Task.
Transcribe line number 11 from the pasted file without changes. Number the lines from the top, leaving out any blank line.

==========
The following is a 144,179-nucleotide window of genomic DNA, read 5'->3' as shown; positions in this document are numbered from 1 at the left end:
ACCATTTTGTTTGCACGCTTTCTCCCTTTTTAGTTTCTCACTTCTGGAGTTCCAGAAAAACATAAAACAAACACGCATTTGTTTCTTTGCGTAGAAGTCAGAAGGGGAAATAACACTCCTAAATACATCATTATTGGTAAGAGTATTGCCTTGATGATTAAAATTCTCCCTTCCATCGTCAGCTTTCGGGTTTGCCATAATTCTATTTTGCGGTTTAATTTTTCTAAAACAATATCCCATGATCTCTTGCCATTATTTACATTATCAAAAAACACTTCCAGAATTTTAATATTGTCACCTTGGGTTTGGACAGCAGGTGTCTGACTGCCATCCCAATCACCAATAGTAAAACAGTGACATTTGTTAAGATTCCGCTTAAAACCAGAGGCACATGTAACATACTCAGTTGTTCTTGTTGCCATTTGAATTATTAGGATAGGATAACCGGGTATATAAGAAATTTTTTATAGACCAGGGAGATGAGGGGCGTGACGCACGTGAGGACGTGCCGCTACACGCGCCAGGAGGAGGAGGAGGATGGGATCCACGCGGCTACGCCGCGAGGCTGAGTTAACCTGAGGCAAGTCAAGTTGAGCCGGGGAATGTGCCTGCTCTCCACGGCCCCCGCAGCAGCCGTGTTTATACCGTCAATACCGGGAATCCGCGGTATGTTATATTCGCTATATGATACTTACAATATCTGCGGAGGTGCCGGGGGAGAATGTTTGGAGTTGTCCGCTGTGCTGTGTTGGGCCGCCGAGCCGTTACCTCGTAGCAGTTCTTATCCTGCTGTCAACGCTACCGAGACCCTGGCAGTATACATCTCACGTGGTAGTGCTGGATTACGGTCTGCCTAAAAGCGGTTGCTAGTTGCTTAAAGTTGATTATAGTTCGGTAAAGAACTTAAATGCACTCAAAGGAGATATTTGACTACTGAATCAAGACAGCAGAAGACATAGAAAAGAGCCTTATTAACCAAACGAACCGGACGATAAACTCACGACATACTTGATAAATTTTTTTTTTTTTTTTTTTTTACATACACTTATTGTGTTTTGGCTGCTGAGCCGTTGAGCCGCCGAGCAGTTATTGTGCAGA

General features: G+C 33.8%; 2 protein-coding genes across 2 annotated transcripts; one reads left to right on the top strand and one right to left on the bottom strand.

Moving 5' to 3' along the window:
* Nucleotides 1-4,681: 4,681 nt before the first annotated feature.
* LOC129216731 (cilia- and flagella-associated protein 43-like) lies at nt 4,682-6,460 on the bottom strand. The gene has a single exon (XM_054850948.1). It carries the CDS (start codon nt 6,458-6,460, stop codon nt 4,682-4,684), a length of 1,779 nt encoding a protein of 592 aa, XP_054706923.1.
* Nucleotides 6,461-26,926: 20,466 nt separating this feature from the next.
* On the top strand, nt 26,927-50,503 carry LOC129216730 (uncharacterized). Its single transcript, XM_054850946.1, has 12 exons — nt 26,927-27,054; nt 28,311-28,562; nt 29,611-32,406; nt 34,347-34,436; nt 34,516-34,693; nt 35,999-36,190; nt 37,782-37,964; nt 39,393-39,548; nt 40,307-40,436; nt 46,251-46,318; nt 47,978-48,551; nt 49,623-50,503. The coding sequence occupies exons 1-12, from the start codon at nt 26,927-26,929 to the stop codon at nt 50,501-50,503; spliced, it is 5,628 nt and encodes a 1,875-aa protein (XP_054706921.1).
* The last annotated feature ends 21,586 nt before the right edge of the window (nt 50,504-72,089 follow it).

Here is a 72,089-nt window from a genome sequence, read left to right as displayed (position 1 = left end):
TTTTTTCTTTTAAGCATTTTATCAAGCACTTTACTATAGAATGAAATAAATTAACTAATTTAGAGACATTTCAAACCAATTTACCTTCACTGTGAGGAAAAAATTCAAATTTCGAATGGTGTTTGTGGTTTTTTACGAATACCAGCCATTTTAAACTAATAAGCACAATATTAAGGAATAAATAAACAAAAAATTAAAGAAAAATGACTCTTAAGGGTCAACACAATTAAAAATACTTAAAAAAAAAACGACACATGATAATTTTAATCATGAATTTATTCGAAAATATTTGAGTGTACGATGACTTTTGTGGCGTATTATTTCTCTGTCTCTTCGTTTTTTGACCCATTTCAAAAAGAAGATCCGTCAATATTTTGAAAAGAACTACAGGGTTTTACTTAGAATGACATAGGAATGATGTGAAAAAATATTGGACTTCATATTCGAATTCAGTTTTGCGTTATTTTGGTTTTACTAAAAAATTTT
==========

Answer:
TTTTTTCTTTTAAGCATTTTATCAAGCACTTTACTATAGAATGAAATAAATTAACTAATTTAGAGACATTTCAAACCAATTTACCTTCACTGTGAGGAAAAAATTCAAATTTCGAATGGTGTTTGTGGTTTTTTACGAATACCAGCCATTTTAAACTAATAAGCACAATATTAAGGAATAAATAAACAAAAAATTAAAGAAAAATGACTCTTAAGGGTCAACACAATTAAAAATACTTAAAAAAAAAACGACACATGATAATTTTAATCATGAATTTATTCGAAAATATTTGAGTGTACGATGACTTTTGTGGCGTATTATTTCTCTGTCTCTTCGTTTTTTGACCCATTTCAAAAAGAAGATCCGTCAATATTTTGAAAAGAACTACAGGGTTTTACTTAGAATGACATAGGAATGATGTGAAAAAATATTGGACTTCATATTCGAATTCAGTTTTGCGTTATTTTGGTTTTACTAAAAAATTTT